Ian: Hopefully much like it was before, but we’ll cherish local gigs and bands just a little bit more. The thing that’s really in question is whether we’ll be able to gig internationally the way we used to… and that’s partly due to the pandemic, and partly due to Brexit, I suppose. But mainly the pandemic. We’ll have to wait and see, but I hope that upcoming young musicians are still going to be able to drag themselves around the world on a wing and a prayer like we’ve enjoyed doing these last three or four decades.

KR: What advice would you give to novice writers out there looking to evolve their craft?

Ian: I would just say: be yourself, and let your personality shine through, because a few honest words are worth a thousand that are less so. And keep chipping away at it – if you’ve got a book in you, don’t stop until you’ve got it out, because if the last year has shown us anything, it’s to make your own ‘luck’, because you can’t take anything for granted, and you certainly can’t sit back and wait for opportunity to knock. As Nasty Ronnie from Nasty Savage once said, “Life is short at its longest…”

You can get your own copy of Ian Glasper’s latest book at Earth Island Books.

Eulogy for a Dive Bar

It felt like centuries had passed by my cave before I emerged pale and pink-eyed from
whiskey and song; but the outside world and everyone in it was just as disappointing as they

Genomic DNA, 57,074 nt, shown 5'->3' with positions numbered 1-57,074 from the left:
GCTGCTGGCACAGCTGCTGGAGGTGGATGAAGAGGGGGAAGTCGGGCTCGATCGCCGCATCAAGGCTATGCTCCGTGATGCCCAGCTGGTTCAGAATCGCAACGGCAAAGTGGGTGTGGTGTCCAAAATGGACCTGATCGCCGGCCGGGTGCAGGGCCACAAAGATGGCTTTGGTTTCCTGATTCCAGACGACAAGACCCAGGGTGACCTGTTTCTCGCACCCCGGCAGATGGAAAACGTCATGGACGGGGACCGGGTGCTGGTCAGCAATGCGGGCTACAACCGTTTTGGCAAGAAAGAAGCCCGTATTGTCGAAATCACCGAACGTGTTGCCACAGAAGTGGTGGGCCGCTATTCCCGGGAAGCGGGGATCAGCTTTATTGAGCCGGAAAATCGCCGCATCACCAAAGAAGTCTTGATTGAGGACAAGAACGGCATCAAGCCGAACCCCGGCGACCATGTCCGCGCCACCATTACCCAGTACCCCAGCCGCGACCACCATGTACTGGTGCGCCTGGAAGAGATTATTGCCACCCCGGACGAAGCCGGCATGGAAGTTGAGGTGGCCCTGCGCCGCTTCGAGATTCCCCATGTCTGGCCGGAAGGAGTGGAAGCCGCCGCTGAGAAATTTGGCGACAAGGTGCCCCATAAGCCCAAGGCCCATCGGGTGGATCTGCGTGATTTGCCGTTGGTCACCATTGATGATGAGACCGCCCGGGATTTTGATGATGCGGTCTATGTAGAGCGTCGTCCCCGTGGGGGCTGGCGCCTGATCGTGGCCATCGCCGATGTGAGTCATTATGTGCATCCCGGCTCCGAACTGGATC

ever were.
Fuck this city.
I traveled the endless cracked sidewalks of a shitty neighborhood, covered in smashed
tequila bottles and pornographic chalk drawings. A salty shuffle down a glittering path of
remorse and the whole time I’m crying under my black aviator glasses.
Walking around and crying.
It had been a weird day—after an even weirder night.
Several cans of RC were consumed to remedy the best/worst emotional hangover I’ve
encountered within a burning inch of memory. Most of that morning was spent scrubbing off all the sharpie X’s on my arms. I had held my brother down and scribbled them across his cyclist calves too. Intoxicated punk rock Voodoo rituals, I’m sure, just like throwing flaming matchsticks at one another. At this rate, we’ll surely kill ourselves before Halloween.
Well who the hell knows, man?!
The world may never know and God Damn I’ve been drunk a lot.
I was just so happy to have a few days off in front of me that I never bothered to look at a
clock or put the bottle down. Every last one of us pulled up our britches by studded belts
missing teeth and moved onto other dive bars. New mud holes, new shit spoons, and alters of watered-down liquor bottles to pray at. Burning through every poor-to-hip neighborhood from the South side on up, trying to find a place of our own. We sank every dive between here and there that had its moment of catching on just to fill the empty space in our heads and make us feel like we were part of something again.
The ghosts on those walls had a language that caught the beauty and viciousness of ordinary
talk. The plain-speak of thieves, vets, addicts, and terminal disciples that shave in the gutter.
Talk that has a fine, incisive, and dramatic tone to it. And we clung to those words like high
school hangers-on that never made it out of their hometown. Never noticed all the beautiful evenings we wasted in stuffy bars. Never considered that you’d end up on the floor after rocking on loose bar stools with loose women and air guitaring to Bad Company on cue sticks.
I might as well have been God Damned Ed McMahon, handing over my whole paycheck to a different bar each week. And in the morning, only the matchbooks and re-entry stamps will remember where I’ve gone.
There is a point for every old tavern when all the geriatrics start dropping off like flies. Lie